If you’re looking for a new high-end hybrid bay boat that can prowl the shallows for specks and reds but also take on big seas when there’s a hot bite in offshore waters, the new Caymas Boats 28HB belongs on your short-list. We got the chance to hop aboard one with our reviewer Lenny Rudow and shoot a short video in order to bring you a glimpse of what happens when a marine industry icon (Earl Bentz, of Hydra-Sports, Triton, and Stratos fame), comes out of retirement to start a new boat company.
Take a look at the walk-through video below and then we'll delve into some of the key features we noticed below.
One thing we certainly hope you noticed as we went through the boat: the 28HB is designed for some serious hard-core fishing. As the boat review video shows, this model is loaded with great fishing features that will make any angler happy.
Take the livewell, for example. Beyond the healthy 35-gallon capacity, it’s baby-blue inside so the baits stay calm and don’t smash into the sides; it’s lighted with LEDs for those evenings when you want to try some night fishing; it’s fed by an 800-gph pump; and it has a high-speed pickup. We also love how it’s double-protected against spilling over, with both a gasket and a drained recess under the hatch.
The livewell on the Caymas 28HB is a case-study in livewells done right, and if you want double wells, having the other side plumbed is an option. Photo by Caymas Boats.
Fishability from the foredeck is even more of an eye-opener. Sheer size comes into play in this case, because 28 feet is rather huge for a boat of this type and as a result there’s copious space both in the bow cockpit and atop the flush bowdeck. On some bay boats just one or two people can cast from positions forward of the console, but on this boat, three or even four won’t be an issue. And since there’s plenty of standing room excluding the forward seating, you won’t have to be removing and replacing the forward cushions to change between fishing trips and family cruises, like on many other boats. True, the Caymas does have those drop-in forward seatbacks which can be clunky and tough to stow. But they found a nifty way to deal with this issue: pop open the forward deck hatch, and you’ll discover a pair of slots integrated into the stowage area, where the seat backs securely slide in place.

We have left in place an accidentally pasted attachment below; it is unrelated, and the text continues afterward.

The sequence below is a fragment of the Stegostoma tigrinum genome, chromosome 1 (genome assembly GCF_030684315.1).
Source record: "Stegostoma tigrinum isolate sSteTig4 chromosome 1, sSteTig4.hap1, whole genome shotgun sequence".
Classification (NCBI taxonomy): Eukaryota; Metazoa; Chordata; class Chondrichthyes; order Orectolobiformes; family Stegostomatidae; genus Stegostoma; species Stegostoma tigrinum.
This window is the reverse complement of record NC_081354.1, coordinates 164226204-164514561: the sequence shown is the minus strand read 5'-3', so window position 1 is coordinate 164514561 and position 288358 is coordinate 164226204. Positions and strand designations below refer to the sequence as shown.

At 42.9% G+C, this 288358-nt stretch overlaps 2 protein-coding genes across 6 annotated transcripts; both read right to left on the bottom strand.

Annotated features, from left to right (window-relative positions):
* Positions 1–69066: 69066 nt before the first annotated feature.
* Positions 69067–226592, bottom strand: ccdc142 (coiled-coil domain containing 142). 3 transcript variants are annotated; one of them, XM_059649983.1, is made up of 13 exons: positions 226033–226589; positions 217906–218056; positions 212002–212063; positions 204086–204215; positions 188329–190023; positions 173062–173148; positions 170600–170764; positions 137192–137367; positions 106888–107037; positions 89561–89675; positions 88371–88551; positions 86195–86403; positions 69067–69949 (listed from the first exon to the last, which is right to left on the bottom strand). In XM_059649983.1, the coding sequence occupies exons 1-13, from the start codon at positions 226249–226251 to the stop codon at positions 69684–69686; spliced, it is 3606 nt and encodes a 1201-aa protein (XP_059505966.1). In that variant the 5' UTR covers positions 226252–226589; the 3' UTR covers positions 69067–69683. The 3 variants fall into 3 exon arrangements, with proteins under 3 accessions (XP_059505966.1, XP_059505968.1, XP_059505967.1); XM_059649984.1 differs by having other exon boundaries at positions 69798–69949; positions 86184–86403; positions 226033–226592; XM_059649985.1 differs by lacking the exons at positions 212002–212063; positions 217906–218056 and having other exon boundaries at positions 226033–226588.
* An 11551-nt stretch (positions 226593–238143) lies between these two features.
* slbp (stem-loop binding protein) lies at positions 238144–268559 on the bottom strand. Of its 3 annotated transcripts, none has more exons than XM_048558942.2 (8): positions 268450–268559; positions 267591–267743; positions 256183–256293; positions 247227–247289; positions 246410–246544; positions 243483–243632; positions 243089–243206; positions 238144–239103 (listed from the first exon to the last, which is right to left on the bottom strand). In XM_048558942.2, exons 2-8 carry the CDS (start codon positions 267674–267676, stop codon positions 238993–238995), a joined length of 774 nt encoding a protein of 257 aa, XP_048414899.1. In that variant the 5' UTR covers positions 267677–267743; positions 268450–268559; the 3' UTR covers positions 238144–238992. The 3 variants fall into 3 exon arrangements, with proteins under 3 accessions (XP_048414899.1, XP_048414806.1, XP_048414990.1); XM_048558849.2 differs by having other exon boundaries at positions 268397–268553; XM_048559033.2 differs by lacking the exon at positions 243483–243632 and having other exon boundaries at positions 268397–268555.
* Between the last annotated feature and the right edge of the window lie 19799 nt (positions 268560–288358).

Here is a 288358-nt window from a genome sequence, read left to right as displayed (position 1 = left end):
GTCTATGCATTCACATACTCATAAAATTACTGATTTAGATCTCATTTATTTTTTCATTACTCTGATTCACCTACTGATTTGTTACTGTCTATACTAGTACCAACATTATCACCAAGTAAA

Thanks to the sheer size of this boat, the bow cockpit and bowdeck offer gobs of casting space. Photo by Caymas Boats.
Providing a dedicated spot for those seatbacks is a good idea, but it’s not the only place you’ll spot stowage smarts on this boat. The bow seat hatches rise forward on gas-assist struts, allowing you to access the large opening without having to remove the cushions first. That also makes it possible to slide in rods, and the port-side compartment houses a rack for four rigs up to eight feet long. Of course, there are also under-gunwale racks for additional rods. You say you like to haul a complete arsenal with you each and every time you fish? No problem—there are also eight vertical holders on the console, four rocket launchers in the leaning post, four flush-mounts in the gunwales, and six (including two outward-angled kingfish-style launchers) on the T-top.